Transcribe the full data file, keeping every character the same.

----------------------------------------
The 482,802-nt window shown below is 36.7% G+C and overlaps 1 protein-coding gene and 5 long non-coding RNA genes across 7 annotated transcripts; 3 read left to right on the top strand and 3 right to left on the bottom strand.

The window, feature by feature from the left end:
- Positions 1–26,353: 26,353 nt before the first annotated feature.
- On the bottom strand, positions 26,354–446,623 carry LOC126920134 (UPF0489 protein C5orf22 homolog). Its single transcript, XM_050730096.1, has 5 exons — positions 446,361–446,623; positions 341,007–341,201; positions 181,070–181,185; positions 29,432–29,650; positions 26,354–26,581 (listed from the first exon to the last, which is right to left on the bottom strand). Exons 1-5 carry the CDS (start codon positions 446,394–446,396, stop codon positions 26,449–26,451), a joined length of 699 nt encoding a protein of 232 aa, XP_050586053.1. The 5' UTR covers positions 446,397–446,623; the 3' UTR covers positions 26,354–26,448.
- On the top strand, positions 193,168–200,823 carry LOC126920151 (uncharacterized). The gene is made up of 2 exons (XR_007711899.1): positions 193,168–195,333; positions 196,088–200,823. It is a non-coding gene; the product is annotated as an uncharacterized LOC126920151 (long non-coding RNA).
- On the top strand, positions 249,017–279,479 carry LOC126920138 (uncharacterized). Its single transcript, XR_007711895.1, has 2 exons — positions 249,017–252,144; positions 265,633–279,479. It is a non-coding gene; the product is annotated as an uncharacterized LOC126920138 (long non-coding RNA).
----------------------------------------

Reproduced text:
The 482,802-nt window shown below is 36.7% G+C and overlaps 1 protein-coding gene and 5 long non-coding RNA genes across 7 annotated transcripts; 3 read left to right on the top strand and 3 right to left on the bottom strand.

The window, feature by feature from the left end:
- Positions 1–26,353: 26,353 nt before the first annotated feature.
- On the bottom strand, positions 26,354–446,623 carry LOC126920134 (UPF0489 protein C5orf22 homolog). Its single transcript, XM_050730096.1, has 5 exons — positions 446,361–446,623; positions 341,007–341,201; positions 181,070–181,185; positions 29,432–29,650; positions 26,354–26,581 (listed from the first exon to the last, which is right to left on the bottom strand). Exons 1-5 carry the CDS (start codon positions 446,394–446,396, stop codon positions 26,449–26,451), a joined length of 699 nt encoding a protein of 232 aa, XP_050586053.1. The 5' UTR covers positions 446,397–446,623; the 3' UTR covers positions 26,354–26,448.
- On the top strand, positions 193,168–200,823 carry LOC126920151 (uncharacterized). The gene is made up of 2 exons (XR_007711899.1): positions 193,168–195,333; positions 196,088–200,823. It is a non-coding gene; the product is annotated as an uncharacterized LOC126920151 (long non-coding RNA).
- On the top strand, positions 249,017–279,479 carry LOC126920138 (uncharacterized). Its single transcript, XR_007711895.1, has 2 exons — positions 249,017–252,144; positions 265,633–279,479. It is a non-coding gene; the product is annotated as an uncharacterized LOC126920138 (long non-coding RNA).